Home>>read No Longer Forbidden free online

No Longer Forbidden(5)

By:Dani Collins

That thought fuelled his unwanted incendiary emotions so he shoved it firmly from his mind. He was having enough trouble hanging on to control as it was.

“No,” he forced out, trying to work out why he’d been able to hold it together in front of Sebastyen, who was closer to him than anyone, but struggled in front of Rowan. He feared she would see too deeply into him at a time when his defenses were disintegrating like a sandcastle under the tide. He couldn’t look into her eyes. They were too anxious and demanding.

“No, there’s been no news. But it’ll be a year in two weeks. It’s time to quit fooling ourselves they could have survived. The lawyers are advising we petition the courts to—” He had to clear his throat. “Declare them dead.”


When he looked for her reaction he found a glare of condemnation so hot it gave him radiation blisters.

With a sudden re-ignition of her temper, she spat, “You have the nerve to call me a freeloader, you sanctimonious bastard? Who benefits from declaring them dead? You, Nic. No. I won’t allow it.”

She was smart to fling away from him then, slamming through the door into the kitchen and letting it slap back on its hinges. Smart to walk away. Because that insult demanded retaliation, and he needed a minute to rein in his temper before he went after her and delivered the set-down she deserved.

As Rowan banged through the cupboards for a kettle she trembled with outrage.

And fear. If her mother and Olief were really gone …

Her breath stalled at how adrift that left her. She’d come here to find some point to her life, some direction. She’d made quite a mess of things in the last year, she’d give Nic that, but she needed time to sort it all out and make a plan for her future. Big, sure, heartless Nic didn’t seem to want to give her that, though.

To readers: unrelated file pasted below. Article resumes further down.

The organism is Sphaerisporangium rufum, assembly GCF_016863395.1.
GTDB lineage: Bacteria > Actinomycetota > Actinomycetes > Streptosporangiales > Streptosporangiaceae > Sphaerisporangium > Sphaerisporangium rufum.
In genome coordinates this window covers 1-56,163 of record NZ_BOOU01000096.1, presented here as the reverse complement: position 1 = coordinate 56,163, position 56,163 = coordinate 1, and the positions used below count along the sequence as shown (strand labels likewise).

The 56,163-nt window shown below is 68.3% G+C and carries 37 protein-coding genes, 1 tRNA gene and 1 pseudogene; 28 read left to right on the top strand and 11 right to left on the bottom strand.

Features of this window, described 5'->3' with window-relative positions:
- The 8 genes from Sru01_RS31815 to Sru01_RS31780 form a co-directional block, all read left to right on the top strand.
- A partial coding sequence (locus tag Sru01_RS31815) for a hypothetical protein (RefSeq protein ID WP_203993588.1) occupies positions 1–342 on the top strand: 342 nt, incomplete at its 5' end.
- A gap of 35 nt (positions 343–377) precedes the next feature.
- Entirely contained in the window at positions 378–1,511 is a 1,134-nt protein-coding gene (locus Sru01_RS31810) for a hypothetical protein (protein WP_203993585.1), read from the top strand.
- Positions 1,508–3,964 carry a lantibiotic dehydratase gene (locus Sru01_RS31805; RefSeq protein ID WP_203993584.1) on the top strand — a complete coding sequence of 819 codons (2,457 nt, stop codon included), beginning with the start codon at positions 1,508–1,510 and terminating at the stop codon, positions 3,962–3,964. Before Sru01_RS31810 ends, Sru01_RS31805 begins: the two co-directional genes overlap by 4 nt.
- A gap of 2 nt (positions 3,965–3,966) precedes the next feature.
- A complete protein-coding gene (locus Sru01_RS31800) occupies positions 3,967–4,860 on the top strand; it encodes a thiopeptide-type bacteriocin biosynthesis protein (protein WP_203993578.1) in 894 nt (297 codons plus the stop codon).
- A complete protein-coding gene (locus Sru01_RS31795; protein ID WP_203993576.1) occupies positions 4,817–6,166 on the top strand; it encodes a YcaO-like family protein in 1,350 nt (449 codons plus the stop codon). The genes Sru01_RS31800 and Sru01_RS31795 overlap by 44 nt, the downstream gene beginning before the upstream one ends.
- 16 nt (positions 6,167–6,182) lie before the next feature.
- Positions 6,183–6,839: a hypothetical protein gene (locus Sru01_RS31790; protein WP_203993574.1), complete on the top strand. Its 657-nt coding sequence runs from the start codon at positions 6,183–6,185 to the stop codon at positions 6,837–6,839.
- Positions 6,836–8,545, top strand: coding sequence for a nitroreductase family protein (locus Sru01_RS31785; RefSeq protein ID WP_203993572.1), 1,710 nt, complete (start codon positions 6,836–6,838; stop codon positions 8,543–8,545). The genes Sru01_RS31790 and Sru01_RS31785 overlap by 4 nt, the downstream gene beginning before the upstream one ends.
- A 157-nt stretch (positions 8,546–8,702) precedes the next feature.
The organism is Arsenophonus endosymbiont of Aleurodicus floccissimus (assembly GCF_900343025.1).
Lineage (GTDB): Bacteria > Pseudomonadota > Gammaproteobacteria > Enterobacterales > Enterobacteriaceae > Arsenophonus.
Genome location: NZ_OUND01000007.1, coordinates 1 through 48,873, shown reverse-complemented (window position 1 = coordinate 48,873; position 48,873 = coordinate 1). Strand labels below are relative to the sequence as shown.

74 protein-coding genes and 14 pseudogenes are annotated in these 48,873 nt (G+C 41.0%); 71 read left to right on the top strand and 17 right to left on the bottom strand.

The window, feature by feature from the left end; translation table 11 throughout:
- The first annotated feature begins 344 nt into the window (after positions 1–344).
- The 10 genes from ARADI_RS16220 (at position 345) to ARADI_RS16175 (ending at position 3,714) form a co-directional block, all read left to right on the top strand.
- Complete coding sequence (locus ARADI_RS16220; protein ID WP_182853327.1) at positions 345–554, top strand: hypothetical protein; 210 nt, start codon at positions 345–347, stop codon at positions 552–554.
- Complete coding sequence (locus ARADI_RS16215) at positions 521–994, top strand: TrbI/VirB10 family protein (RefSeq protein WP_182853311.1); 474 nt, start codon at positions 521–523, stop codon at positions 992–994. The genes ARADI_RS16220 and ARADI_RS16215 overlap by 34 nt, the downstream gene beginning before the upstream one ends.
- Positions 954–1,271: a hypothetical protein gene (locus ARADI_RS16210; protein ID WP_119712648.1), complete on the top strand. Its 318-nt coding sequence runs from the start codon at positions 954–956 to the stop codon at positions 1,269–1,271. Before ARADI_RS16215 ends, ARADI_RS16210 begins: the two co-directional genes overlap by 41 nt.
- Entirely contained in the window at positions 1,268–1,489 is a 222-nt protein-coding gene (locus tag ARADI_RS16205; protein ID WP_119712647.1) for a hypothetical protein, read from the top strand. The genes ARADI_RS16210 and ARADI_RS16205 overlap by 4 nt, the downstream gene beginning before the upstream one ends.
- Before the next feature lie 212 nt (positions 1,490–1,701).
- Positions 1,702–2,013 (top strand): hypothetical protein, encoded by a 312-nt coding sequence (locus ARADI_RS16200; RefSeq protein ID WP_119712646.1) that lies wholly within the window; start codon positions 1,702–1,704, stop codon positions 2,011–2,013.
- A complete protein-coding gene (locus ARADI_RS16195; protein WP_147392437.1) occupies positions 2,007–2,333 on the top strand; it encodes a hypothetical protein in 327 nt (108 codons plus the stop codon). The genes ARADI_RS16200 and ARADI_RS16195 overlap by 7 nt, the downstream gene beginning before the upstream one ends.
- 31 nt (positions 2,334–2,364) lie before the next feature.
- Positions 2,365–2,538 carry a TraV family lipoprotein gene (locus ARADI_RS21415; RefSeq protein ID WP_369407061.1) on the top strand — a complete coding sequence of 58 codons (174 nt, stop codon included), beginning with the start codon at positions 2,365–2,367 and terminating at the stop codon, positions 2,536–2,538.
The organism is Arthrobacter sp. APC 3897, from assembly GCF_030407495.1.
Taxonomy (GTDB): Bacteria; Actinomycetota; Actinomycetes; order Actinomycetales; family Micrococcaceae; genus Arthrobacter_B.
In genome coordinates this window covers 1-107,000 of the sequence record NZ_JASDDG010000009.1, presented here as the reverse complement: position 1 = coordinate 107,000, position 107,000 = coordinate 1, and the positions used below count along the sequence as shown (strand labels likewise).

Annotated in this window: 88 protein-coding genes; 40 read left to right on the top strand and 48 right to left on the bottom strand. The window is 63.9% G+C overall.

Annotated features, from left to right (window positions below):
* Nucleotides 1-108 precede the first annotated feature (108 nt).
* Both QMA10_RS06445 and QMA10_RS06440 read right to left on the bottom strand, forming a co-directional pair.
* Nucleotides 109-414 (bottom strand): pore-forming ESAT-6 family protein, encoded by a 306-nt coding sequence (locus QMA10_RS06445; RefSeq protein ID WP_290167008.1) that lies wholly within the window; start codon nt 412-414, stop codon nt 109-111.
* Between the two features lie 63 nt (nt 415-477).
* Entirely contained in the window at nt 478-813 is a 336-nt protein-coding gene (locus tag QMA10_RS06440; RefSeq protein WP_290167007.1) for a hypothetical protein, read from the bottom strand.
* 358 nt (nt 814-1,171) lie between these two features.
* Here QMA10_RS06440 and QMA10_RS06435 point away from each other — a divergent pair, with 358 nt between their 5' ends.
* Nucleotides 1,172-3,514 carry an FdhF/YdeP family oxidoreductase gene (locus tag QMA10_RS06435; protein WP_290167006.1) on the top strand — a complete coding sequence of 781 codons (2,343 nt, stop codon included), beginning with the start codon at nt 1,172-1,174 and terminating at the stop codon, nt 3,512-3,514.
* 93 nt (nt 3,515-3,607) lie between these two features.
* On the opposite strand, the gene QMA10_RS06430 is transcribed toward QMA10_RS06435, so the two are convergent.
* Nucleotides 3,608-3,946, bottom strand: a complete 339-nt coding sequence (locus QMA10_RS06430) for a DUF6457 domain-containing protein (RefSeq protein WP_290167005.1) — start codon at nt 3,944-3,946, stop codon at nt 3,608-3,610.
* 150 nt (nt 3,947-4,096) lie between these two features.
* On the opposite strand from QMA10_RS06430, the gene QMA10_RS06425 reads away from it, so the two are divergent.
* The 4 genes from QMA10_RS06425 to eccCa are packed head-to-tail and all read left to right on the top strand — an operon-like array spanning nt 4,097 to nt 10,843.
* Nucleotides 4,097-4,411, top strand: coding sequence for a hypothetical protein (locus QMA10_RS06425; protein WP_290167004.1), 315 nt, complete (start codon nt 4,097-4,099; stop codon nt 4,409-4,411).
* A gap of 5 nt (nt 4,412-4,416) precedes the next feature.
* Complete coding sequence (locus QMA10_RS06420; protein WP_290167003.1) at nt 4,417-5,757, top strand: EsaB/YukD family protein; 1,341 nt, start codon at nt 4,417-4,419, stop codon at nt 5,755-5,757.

He pushed into the room, his formidable presence like a shove into deeper water. She gripped the edge of the bench, resenting him with every bone in her body. She wouldn’t let him do this to her.

“I don’t know why I’m surprised,” she seethed. “You don’t have a sensitive bone in your body. You’re made up of icicles, aren’t you?”

He jerked his head back. “Better that than the slots of a piggy bank,” he returned with frost. “It’s not Olief being gone that worries you, but his deep pockets—isn’t it?”

“I’m not the one taking over his offices and bank accounts, am I? What’s wrong? The board giving you a hard time again? Maybe you shouldn’t have been so quick to jump into Olief’s shoes like you owned them.”

“Who else could be trusted?” he shot back. “The board wanted to sell off pieces for their personal gain. I kept it intact so Olief would have something to come back to.”

She’d been aware in those early weeks of him warring with Olief’s top investors, but she’d had her own struggles with rehabilitating her leg. The corporation had been the last thing on her mind.

“I’ve looked for them even while sitting at his desk,” Nic continued. “I paid searchers long after the authorities gave up. What did you do?” he challenged. “Keep your mother’s fan club rabid and frenzied?”

Rowan curled her toes in the tight leather of her boots, stabbed with inadequacy and affront. “My leg was broken. I couldn’t get out in a boat to look for them. And doing all those interviews wasn’t a cakewalk!”

He snorted. “Blinking back manufactured tears was difficult, was it?”

Manufactured? She always fought back tears when she couldn’t avoid facing the reality of that lost plane. Snapping her head to the side, she refused to let him see how talking about the disappearance upset her. He obviously didn’t see her reaction as sincere and she wasn’t about to beg him to believe her.

Especially when she had very mixed feelings—some that scared her. Guilt turned in her like a spool of barbed wire as she thought of the many times she had wished she could be out from under her mother’s controlling thumb. Since turning nineteen she had been waffling constantly between outright defiance that would have cut all ties to Cassandra O’Brien and a desire to stay close to Olief, Rosedale—and, she admitted silently, with a suffocating squeeze of mortification, within the sphere of Olief’s black sheep son.

But she hadn’t wished Cassandra O’Brien would die.

She couldn’t declare her mother dead. It was sick. Wrong. Rowan swiped her clammy palms over the seat of her jeans before running water into the kettle. She wouldn’t do it.

“If you want to run Olief’s enterprise, fill your boots,” she said shakily. “But if all you want is more control over it, and by extension me, don’t expect me to help you.” She set the kettle to boil, then risked a glance at him.